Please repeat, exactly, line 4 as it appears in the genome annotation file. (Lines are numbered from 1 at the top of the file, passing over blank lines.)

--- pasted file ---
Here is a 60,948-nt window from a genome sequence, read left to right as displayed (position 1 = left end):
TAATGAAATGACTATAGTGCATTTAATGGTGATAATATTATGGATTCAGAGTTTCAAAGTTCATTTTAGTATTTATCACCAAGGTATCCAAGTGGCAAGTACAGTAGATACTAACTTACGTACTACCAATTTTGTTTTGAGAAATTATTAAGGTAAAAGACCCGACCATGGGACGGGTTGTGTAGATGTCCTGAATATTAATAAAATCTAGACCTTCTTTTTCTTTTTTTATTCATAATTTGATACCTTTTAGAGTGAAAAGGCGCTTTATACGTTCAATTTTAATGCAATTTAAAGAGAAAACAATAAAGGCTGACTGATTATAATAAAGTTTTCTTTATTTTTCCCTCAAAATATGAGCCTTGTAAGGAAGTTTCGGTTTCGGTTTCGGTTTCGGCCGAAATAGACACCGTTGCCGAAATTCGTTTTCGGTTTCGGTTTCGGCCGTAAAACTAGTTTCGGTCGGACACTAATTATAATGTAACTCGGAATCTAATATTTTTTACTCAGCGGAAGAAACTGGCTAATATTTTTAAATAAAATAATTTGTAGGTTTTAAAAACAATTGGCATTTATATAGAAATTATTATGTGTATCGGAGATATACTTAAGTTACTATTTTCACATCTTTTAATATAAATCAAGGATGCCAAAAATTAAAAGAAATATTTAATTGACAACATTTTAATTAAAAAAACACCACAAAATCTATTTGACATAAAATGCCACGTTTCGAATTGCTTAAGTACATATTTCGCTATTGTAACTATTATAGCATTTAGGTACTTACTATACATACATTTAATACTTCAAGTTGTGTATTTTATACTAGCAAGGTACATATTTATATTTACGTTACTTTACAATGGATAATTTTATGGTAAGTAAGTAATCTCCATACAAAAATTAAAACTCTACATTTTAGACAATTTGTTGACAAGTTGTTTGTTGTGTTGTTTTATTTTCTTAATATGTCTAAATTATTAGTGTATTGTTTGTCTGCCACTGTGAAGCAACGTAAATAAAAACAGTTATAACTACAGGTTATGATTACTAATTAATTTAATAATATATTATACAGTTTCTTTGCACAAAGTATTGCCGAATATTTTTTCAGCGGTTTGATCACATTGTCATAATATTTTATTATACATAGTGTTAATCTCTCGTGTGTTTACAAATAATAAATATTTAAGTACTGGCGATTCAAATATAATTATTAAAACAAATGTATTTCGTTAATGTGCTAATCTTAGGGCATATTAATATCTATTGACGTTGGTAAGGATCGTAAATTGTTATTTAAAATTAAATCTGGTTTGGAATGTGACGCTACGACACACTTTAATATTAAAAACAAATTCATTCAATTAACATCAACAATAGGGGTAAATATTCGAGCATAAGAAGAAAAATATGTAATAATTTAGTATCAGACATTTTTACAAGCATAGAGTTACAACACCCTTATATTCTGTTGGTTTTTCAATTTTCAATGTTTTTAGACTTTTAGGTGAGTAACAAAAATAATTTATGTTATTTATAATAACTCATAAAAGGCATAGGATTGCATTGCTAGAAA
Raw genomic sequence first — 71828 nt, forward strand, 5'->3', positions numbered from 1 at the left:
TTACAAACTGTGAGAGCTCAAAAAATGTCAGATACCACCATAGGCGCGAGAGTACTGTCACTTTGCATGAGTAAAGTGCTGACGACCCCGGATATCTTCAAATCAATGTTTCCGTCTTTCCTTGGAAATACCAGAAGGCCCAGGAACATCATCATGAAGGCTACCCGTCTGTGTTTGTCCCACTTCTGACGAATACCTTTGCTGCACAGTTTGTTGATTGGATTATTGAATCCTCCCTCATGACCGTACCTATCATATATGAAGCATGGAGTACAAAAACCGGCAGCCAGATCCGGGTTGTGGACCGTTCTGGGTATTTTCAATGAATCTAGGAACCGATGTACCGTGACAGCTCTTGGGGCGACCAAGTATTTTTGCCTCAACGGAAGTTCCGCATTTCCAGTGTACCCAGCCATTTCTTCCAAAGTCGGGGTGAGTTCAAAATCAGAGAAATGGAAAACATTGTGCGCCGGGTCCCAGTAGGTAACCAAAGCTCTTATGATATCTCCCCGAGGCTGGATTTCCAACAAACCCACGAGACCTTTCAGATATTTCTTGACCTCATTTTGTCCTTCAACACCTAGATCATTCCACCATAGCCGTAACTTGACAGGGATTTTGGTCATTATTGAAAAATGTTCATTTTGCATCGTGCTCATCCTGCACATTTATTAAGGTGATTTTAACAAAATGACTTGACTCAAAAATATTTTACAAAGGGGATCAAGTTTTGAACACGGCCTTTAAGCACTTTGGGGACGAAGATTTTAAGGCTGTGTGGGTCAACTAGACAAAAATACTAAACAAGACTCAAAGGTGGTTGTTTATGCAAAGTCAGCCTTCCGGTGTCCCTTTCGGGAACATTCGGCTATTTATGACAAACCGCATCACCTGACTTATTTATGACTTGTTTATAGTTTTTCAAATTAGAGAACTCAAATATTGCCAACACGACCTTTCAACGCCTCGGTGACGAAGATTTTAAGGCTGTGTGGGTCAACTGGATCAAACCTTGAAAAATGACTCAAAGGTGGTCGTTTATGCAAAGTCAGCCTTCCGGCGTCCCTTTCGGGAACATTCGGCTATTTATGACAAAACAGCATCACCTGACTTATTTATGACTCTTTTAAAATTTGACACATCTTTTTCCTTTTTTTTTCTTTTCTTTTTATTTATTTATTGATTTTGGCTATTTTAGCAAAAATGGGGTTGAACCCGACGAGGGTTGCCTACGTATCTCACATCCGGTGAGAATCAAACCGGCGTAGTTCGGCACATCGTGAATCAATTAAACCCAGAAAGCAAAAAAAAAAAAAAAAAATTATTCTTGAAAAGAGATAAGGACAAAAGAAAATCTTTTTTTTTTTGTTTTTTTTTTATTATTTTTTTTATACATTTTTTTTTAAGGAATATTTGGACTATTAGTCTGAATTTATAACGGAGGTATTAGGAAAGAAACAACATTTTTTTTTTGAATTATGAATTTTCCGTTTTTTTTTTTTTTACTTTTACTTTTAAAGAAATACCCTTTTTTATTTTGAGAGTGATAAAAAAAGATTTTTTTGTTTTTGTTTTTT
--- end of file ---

TTACAAACTGTGAGAGCTCAAAAAATGTCAGATACCACCATAGGCGCGAGAGTACTGTCACTTTGCATGAGTAAAGTGCTGACGACCCCGGATATCTTCAAATCAATGTTTCCGTCTTTCCTTGGAAATACCAGAAGGCCCAGGAACATCATCATGAAGGCTACCCGTCTGTGTTTGTCCCACTTCTGACGAATACCTTTGCTGCACAGTTTGTTGATTGGATTATTGAATCCTCCCTCATGACCGTACCTATCATATATGAAGCATGGAGTACAAAAACCGGCAGCCAGATCCGGGTTGTGGACCGTTCTGGGTATTTTCAATGAATCTAGGAACCGATGTACCGTGACAGCTCTTGGGGCGACCAAGTATTTTTGCCTCAACGGAAGTTCCGCATTTCCAGTGTACCCAGCCATTTCTTCCAAAGTCGGGGTGAGTTCAAAATCAGAGAAATGGAAAACATTGTGCGCCGGGTCCCAGTAGGTAACCAAAGCTCTTATGATATCTCCCCGAGGCTGGATTTCCAACAAACCCACGAGACCTTTCAGATATTTCTTGACCTCATTTTGTCCTTCAACACCTAGATCATTCCACCATAGCCGTAACTTGACAGGGATTTTGGTCATTATTGAAAAATGTTCATTTTGCATCGTGCTCATCCTGCACATTTATTAAGGTGATTTTAACAAAATGACTTGACTCAAAAATATTTTACAAAGGGGATCAAGTTTTGAACACGGCCTTTAAGCACTTTGGGGACGAAGATTTTAAGGCTGTGTGGGTCAACTAGACAAAAATACTAAACAAGACTCAAAGGTGGTTGTTTATGCAAAGTCAGCCTTCCGGTGTCCCTTTCGGGAACATTCGGCTATTTATGACAAACCGCATCACCTGACTTATTTATGACTTGTTTATAGTTTTTCAAATTAGAGAACTCAAATATTGCCAACACGACCTTTCAACGCCTCGGTGACGAAGATTTTAAGGCTGTGTGGGTCAACTGGATCAAACCTTGAAAAATGACTCAAAGGTGGTCGTTTATGCAAAGTCAGCCTTCCGGCGTCCCTTTCGGGAACATTCGGCTATTTATGACAAAACAGCATCACCTGACTTATTTATGACTCTTTTAAAATTTGACACATCTTTTTCCTTTTTTTTTCTTTTCTTTTTATTTATTTATTGATTTTGGCTATTTTAGCAAAAATGGGGTTGAACCCGACGAGGGTTGCCTACGTATCTCACATCCGGTGAGAATCAAACCGGCGTAGTTCGGCACATCGTGAATCAATTAAACCCAGAAAGCAAAAAAAAAAAAAAAAAATTATTCTTGAAAAGAGATAAGGACAAAAGAAAATCTTTTTTTTTTTGTTTTTTTTTTATTATTTTTTTTATACATTTTTTTTTAAGGAATATTTGGACTATTAGTCTGAATTTATAACGGAGGTATTAGGAAAGAAACAACATTTTTTTTTTGAATTATGAATTTTCCGTTTTTTTTTTTTTTACTTTTACTTTTAAAGAAATACCCTTTTTTATTTTGAGAGTGATAAAAAAAGATTTTTTTGTTTTTGTTTTTT